The UK government has announced its intention to “squeeze” ticket touting out of live music, theatre and sport.
The move follows a meeting held yesterday (April 26) between Tessa Jowell the Secretary Of State For Culture, Media And Sport and representatives from the live music industry, including Carling Weekend: Reading and Leeds festival organisers Mean Fiddler and the Concert Promoters Association, along with parties representing theatre, sport and ticket agencies.
Though the government indicated it has no plans to legislate against touting, the Secretary Of State explained: “I want to see ticket agencies squeezing ticket touts out of business to protect genuine fans from being frozen out of the market.”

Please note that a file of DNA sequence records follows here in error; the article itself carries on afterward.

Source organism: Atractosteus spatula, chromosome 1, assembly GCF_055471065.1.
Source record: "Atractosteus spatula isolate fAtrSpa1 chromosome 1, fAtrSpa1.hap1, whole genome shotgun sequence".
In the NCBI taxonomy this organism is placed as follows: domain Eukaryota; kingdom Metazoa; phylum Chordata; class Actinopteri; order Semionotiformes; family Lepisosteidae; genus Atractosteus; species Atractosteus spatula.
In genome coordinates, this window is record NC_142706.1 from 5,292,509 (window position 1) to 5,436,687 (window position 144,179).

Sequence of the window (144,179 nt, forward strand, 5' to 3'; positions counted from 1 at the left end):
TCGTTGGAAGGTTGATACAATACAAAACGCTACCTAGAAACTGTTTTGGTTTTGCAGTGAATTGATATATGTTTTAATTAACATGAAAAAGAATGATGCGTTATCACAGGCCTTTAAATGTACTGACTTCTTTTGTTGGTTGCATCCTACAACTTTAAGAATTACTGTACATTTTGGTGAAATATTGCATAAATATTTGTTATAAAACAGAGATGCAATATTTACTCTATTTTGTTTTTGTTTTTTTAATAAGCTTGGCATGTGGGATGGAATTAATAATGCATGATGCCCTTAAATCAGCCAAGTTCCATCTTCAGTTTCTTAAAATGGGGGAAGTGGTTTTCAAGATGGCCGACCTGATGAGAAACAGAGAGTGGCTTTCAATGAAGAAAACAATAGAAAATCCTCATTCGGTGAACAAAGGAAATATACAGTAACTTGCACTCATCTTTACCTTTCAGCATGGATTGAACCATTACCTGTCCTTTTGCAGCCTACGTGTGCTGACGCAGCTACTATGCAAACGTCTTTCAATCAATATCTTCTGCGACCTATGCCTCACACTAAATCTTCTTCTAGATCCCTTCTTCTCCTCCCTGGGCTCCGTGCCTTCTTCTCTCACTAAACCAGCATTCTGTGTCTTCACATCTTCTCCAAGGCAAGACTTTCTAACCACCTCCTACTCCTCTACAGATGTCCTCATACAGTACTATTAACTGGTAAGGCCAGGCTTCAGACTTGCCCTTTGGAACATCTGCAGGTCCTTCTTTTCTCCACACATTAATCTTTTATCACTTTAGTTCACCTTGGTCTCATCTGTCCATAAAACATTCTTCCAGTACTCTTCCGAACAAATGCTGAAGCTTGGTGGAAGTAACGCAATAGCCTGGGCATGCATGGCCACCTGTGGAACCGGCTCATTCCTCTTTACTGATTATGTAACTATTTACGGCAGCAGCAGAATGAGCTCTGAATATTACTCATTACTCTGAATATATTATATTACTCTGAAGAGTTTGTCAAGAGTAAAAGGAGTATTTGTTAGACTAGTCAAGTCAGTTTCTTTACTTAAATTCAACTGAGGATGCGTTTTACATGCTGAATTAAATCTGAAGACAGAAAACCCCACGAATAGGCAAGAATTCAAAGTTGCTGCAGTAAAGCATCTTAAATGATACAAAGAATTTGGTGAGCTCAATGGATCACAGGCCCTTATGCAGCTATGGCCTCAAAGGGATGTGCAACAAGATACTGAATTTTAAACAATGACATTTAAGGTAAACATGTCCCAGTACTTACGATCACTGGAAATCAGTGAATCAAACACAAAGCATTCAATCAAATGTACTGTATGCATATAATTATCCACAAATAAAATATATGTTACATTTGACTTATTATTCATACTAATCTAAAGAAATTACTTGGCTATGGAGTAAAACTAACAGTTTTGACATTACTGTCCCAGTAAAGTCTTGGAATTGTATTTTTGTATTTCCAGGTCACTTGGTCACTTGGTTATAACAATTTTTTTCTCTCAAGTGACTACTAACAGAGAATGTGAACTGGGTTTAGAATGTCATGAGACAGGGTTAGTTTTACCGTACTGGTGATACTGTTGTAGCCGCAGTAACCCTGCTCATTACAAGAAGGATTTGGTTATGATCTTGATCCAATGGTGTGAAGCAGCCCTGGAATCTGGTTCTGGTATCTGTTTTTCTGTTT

The “ticket tout summit” identified a series of measures that event organisers and ticket agencies will look to voluntarily adopt.
These included limiting the number of tickets an individual can buy, establishing an effective returns policy for unwanted tickets and asking “secondary agencies”, like online auction sites, to provide clear information about the original price of tickets that are being sold.
“We need to strike a balance between stamping out organised touts who buy in bulk and the real fan who for one reason or another decides they can’t go to an event and need to sell on their ticket,” a spokesman for the Department for Culture, Media and Sport told BBC News.
The government added that it hoped fans would boycott sellers or agencies that tried to rip off fans, while the concert industry will “blacklist” persistent touts.
A second ticket tout summit is expected to take place in July where a Code Of Conduct to deal with ticket touting will be drawn up.